Wells Fargo For this project, we researched Wells Fargo’s performance in the last couple of years as a way to check on its progress to greatness. What we found was an overwhelmingly charismatic company that not only puts down its values in ink, but also strictly abides by them. Much to our surprise, a huge chunk of their thick annual report for 2002 was an honest listing of all the threatening factors that stand in the company’s way rather than its exceptional rankings in its sector. In this paper, we will focus specifically on Wells Fargo’s leadership, company culture, SWOT analysis, and financial performance analysis. We will try to link our findings to Jim Collins’s book as a way to prove that the company has really made the jump from good to great. Charismatic Leadership The CEO Dick Kovacevich became the head of the company in 1998 after its merger with Norwest Corp.
“Business Week” classifies him as one of the best managers: “While many of his peers have been embroiled in one scandal or another, Wells Fargo & Co. CEO Richard M. Kovacevich, 59, has kept his bank safely out of the fray” (BW).
Kovacevich obtained his MBA from Stanford after an injury in his shoulder kept him from becoming a pitcher for the New Yorker Yankees.
Nevertheless, Kovacevich transports his athletic attitude to his business “pitching hard and fast” in his industry (RMA Journal).
For him, mistakes are unavoidable part of business but he treats them as opportunities to learn and grow. His core strategy is to sell as many products as possible to each customer. Currently, four products are sold on average to each customer, which is double the industry average. Furthermore, Kovacevich admits to his willingness to sacrifice a little profit margin for the purpose of building lasting and trusting relationships with their customers. Kovacevich has also invested in building better relationships between the management and the workers because for him having the right people on the team is crucial.
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He acknowledges the need for decentralization in such a big company, for the purpose of which the right people have to be picked and allowed to run the segment as if they own it. Ever since becoming a CEO, he has made worker satisfaction a top goal for Wells Fargo. He has also introduced incentives for his “people goals” expressed in the generous bonuses (ranging from 10 to 30 percent of base salary) the managers receive for listening and tending to their workers. Wells Fargo employees take an automated phone survey every 18 months in which they answer basic questions about their satisfaction with the management. The responses to these surveys are used to analyze the management style and to see if there is any need or opportunity for further improvement. In other words, the management of Wells Fargo has already passed from good to great.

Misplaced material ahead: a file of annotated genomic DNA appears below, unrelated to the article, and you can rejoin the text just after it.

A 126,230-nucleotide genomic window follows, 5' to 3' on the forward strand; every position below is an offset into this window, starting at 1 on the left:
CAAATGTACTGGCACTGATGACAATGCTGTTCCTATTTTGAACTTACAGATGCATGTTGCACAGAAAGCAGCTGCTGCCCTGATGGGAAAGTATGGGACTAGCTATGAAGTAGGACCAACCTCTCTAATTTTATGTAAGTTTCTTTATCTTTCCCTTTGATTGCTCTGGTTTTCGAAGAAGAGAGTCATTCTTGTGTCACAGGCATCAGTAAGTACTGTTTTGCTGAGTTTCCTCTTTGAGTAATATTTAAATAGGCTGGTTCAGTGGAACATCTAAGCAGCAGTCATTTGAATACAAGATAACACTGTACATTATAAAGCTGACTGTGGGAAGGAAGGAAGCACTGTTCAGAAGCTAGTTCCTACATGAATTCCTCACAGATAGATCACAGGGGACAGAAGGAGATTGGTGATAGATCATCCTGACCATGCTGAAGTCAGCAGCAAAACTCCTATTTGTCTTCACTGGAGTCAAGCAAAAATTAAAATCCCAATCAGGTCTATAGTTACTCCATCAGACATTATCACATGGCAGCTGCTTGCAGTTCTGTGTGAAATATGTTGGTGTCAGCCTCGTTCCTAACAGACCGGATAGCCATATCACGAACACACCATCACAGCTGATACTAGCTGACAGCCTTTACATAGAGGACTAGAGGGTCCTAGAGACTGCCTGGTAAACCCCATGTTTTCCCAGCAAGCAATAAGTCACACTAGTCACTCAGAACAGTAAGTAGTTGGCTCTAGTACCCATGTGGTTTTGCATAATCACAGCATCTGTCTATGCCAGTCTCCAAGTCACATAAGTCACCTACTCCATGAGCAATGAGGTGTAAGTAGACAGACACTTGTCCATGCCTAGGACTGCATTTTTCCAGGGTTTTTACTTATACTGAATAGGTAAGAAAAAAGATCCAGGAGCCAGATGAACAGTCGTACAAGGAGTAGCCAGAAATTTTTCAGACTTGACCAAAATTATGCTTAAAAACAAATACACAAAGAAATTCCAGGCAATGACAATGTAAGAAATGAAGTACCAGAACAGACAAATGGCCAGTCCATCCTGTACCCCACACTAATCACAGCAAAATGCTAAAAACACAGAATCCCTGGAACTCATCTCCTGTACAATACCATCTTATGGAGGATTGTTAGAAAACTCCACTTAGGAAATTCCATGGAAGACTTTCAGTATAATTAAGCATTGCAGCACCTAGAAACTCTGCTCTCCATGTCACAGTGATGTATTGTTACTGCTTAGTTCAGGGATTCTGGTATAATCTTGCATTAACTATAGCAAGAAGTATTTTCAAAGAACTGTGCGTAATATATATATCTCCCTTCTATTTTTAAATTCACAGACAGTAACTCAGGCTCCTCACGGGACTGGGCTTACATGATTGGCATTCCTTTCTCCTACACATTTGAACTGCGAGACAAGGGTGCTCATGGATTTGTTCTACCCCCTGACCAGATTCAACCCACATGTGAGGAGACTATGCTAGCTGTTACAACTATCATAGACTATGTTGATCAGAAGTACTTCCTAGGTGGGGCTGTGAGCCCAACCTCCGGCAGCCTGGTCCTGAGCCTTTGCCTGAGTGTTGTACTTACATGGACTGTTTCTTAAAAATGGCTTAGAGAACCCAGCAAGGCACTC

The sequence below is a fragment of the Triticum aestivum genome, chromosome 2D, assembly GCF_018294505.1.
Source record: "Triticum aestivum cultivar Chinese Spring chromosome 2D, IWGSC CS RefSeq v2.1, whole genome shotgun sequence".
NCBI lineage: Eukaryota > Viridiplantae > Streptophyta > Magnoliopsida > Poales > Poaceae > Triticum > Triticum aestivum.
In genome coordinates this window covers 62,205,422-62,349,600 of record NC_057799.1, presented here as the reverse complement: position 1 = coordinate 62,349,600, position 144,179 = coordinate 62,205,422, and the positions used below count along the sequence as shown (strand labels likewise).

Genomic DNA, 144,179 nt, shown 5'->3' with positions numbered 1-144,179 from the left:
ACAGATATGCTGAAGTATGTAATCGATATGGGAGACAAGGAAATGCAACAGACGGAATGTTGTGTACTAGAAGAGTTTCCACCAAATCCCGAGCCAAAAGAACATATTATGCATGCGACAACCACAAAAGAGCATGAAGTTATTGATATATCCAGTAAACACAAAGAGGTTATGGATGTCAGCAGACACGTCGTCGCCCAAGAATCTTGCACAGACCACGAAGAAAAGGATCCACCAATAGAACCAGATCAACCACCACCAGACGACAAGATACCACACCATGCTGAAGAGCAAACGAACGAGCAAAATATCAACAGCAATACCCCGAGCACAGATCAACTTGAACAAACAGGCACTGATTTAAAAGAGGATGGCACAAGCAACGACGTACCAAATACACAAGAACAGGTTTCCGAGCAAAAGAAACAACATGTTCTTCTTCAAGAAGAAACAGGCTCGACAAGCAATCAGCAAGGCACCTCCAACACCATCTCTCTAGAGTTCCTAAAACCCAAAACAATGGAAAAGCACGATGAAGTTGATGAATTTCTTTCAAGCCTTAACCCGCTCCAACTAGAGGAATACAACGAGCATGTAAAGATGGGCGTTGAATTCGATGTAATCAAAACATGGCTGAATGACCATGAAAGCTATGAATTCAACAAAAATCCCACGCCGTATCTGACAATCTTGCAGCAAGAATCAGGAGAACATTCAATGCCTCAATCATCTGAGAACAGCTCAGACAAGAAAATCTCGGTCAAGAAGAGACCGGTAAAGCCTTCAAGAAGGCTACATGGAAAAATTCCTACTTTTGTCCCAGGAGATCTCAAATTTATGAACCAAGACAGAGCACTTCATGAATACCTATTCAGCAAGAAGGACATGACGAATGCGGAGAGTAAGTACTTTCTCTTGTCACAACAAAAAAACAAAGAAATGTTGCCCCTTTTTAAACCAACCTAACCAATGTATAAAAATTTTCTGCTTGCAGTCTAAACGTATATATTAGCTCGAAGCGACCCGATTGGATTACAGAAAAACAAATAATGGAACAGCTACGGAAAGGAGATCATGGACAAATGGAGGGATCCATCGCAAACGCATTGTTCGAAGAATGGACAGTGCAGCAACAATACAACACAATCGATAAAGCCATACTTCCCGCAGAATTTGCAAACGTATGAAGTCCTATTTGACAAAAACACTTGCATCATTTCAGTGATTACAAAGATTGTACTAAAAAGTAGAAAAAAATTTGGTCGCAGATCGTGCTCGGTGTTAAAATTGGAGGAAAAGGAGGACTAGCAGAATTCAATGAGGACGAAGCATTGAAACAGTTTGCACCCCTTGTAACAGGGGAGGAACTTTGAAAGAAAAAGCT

Kovacevich strives to create an atmosphere of employee satisfaction and trust. It is true that he finds it profitable to maintain happy workers who execute their jobs better but we saw much more than the pure profit added to these open management – employee relations: we saw a caring leader, humble enough to risk his authority to be undermined by critiques. Several years after Collins’ book was published, the management at Wells Fargo is still approachable, humble, humane, and very charismatic. Company Culture, Values and Visions We found Wells Fargo as charismatic a company as its CEO Kovacevich is. It has preserved proudly its values for 150 years now, and anyone can look at them on their homepage (web).
Wells Fargo places its employees above their customers and above their products. An employee is what makes a service company successful. As Kovacevich says for RMA journal, ” Our ability to provide outstanding sales and services all gets down to our people – they ” re our one true sustainable competitive advantage.” On top of the values for Wells Fargo is maintaining outstanding relationships with customers, team members, and stockholders. They also encourage open communications among managers and workers as well as among customers and members. The company views corporate governance as a team project and inspires honesty, trust and integrity among its members. Like the research team of Collins, we stumbled upon the words “culture” and “values” many times in our research.